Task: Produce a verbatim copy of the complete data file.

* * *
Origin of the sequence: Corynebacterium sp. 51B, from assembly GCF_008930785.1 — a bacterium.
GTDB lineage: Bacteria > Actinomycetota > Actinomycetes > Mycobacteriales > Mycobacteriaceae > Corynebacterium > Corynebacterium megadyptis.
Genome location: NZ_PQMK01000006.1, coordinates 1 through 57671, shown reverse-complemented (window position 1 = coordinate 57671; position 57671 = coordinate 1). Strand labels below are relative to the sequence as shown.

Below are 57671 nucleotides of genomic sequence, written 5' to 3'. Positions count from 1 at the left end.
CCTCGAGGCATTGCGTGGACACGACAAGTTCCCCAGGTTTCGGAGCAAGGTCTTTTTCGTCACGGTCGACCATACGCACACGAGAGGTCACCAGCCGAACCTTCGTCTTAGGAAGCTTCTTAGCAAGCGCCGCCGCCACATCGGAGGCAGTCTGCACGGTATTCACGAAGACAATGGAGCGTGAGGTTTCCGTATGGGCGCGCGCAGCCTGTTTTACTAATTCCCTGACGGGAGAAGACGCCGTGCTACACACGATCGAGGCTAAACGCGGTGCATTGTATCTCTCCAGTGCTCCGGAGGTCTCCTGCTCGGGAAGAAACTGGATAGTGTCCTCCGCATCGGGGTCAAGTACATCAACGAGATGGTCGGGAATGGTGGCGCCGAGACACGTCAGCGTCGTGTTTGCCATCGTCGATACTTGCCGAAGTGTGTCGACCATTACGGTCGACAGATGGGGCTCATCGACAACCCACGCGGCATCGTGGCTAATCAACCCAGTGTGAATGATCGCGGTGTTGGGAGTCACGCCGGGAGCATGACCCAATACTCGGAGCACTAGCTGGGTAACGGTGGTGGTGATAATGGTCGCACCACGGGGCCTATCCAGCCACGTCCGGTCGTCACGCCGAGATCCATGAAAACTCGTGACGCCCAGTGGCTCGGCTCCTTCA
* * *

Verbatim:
Origin of the sequence: Corynebacterium sp. 51B, from assembly GCF_008930785.1 — a bacterium.
GTDB lineage: Bacteria > Actinomycetota > Actinomycetes > Mycobacteriales > Mycobacteriaceae > Corynebacterium > Corynebacterium megadyptis.
Genome location: NZ_PQMK01000006.1, coordinates 1 through 57671, shown reverse-complemented (window position 1 = coordinate 57671; position 57671 = coordinate 1). Strand labels below are relative to the sequence as shown.

Below are 57671 nucleotides of genomic sequence, written 5' to 3'. Positions count from 1 at the left end.
CCTCGAGGCATTGCGTGGACACGACAAGTTCCCCAGGTTTCGGAGCAAGGTCTTTTTCGTCACGGTCGACCATACGCACACGAGAGGTCACCAGCCGAACCTTCGTCTTAGGAAGCTTCTTAGCAAGCGCCGCCGCCACATCGGAGGCAGTCTGCACGGTATTCACGAAGACAATGGAGCGTGAGGTTTCCGTATGGGCGCGCGCAGCCTGTTTTACTAATTCCCTGACGGGAGAAGACGCCGTGCTACACACGATCGAGGCTAAACGCGGTGCATTGTATCTCTCCAGTGCTCCGGAGGTCTCCTGCTCGGGAAGAAACTGGATAGTGTCCTCCGCATCGGGGTCAAGTACATCAACGAGATGGTCGGGAATGGTGGCGCCGAGACACGTCAGCGTCGTGTTTGCCATCGTCGATACTTGCCGAAGTGTGTCGACCATTACGGTCGACAGATGGGGCTCATCGACAACCCACGCGGCATCGTGGCTAATCAACCCAGTGTGAATGATCGCGGTGTTGGGAGTCACGCCGGGAGCATGACCCAATACTCGGAGCACTAGCTGGGTAACGGTGGTGGTGATAATGGTCGCACCACGGGGCCTATCCAGCCACGTCCGGTCGTCACGCCGAGATCCATGAAAACTCGTGACGCCCAGTGGCTCGGCTCCTTCA